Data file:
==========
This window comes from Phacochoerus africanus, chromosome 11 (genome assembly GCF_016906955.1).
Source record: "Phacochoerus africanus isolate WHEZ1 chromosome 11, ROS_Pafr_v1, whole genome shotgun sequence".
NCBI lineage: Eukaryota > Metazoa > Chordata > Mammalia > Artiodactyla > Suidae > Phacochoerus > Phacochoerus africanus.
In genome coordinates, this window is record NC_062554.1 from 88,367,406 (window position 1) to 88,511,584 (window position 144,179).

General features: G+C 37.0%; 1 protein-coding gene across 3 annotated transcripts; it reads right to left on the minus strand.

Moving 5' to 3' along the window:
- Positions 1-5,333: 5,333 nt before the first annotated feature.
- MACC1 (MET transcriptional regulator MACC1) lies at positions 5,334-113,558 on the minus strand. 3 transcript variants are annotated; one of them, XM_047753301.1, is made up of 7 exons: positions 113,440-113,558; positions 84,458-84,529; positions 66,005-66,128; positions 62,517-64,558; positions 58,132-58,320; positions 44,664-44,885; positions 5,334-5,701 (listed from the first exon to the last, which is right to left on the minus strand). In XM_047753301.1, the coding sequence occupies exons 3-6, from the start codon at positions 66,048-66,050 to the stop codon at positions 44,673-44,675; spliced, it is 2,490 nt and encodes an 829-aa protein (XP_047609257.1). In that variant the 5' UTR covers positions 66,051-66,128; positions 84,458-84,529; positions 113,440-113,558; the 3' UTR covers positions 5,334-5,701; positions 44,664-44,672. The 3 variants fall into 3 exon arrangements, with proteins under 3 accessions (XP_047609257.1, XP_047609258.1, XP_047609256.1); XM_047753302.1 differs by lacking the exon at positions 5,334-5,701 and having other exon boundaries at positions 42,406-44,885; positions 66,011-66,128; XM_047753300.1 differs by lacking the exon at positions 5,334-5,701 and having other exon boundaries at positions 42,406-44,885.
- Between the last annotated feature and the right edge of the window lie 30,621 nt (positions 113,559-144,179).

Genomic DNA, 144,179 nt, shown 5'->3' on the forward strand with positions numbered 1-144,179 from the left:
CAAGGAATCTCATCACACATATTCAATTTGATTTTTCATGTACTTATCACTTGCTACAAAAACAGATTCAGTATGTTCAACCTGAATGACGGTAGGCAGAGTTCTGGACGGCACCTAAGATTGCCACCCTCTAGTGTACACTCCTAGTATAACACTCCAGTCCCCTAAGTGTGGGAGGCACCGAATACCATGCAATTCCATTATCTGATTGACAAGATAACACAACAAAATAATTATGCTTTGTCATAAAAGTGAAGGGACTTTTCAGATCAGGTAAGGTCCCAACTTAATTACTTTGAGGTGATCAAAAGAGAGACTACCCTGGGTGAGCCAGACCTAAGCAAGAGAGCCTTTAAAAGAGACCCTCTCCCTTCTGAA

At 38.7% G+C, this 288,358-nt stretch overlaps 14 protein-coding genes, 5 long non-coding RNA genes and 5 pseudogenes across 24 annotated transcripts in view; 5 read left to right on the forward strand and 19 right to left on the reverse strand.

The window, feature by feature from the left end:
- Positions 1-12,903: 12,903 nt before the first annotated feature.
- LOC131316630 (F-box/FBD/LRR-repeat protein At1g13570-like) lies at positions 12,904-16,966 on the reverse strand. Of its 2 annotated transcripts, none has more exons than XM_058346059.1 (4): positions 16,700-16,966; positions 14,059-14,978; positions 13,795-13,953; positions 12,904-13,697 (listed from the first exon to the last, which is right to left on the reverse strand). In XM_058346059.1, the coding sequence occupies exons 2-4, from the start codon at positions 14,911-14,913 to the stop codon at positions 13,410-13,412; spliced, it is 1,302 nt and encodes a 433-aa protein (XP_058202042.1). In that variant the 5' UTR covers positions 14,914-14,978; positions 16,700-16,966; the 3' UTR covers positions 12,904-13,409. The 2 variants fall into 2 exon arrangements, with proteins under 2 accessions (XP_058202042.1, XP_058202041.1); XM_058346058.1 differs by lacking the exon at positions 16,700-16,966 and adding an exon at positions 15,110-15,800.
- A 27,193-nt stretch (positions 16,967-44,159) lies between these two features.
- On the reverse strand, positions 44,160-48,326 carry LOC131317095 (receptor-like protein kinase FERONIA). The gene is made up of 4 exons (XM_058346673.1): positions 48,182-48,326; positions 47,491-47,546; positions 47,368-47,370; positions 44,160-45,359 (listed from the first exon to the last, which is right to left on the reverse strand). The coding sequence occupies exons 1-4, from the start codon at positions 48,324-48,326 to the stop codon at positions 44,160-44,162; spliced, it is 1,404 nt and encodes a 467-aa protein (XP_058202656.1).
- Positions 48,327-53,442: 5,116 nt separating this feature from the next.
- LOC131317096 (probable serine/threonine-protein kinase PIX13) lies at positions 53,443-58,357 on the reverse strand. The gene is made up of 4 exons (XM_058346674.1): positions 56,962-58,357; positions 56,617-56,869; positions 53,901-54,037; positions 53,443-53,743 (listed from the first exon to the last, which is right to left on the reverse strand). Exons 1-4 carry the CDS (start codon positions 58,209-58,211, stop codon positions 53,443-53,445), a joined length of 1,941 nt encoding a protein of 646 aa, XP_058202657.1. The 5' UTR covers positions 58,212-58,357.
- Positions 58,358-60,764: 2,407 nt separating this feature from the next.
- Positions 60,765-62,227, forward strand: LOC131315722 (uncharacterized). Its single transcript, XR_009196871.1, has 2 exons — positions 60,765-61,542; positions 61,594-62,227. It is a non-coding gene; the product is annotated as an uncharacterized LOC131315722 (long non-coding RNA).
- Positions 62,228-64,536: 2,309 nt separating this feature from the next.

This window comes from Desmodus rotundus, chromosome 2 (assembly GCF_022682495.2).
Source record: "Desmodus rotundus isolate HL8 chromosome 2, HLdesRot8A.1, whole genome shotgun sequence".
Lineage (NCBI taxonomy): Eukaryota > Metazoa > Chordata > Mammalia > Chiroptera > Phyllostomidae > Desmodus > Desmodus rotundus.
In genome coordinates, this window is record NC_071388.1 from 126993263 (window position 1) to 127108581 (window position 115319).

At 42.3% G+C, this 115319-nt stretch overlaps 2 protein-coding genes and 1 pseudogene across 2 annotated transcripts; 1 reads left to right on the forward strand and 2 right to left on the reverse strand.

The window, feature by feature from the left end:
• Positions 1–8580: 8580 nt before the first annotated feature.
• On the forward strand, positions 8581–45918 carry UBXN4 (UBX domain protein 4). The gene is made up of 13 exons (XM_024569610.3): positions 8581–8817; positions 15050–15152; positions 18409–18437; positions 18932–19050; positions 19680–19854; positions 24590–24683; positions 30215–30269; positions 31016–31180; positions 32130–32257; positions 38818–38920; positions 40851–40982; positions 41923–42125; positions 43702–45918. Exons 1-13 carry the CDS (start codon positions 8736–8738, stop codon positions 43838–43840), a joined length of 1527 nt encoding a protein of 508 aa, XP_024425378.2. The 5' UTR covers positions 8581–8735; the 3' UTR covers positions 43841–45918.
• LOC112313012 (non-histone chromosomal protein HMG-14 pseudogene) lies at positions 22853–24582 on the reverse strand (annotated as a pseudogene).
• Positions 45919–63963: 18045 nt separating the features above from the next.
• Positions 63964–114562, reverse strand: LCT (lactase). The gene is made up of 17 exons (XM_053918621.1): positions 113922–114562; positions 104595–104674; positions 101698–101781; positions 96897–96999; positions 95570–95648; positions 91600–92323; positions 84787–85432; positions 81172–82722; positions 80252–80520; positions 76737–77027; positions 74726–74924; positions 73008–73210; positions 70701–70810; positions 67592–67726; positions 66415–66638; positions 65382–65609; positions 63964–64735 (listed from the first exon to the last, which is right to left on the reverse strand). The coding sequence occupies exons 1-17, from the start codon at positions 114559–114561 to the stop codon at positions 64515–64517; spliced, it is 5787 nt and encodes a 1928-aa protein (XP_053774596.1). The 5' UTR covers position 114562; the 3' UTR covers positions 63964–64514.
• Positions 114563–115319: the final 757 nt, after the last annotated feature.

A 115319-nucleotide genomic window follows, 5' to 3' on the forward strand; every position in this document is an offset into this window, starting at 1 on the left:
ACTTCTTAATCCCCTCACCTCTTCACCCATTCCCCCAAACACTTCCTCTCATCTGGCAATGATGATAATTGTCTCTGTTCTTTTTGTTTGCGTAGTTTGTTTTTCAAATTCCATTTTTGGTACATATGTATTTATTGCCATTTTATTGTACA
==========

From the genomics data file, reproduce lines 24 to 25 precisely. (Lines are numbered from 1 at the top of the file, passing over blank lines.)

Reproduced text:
Source record: "Desmodus rotundus isolate HL8 chromosome 2, HLdesRot8A.1, whole genome shotgun sequence".
Lineage (NCBI taxonomy): Eukaryota > Metazoa > Chordata > Mammalia > Chiroptera > Phyllostomidae > Desmodus > Desmodus rotundus.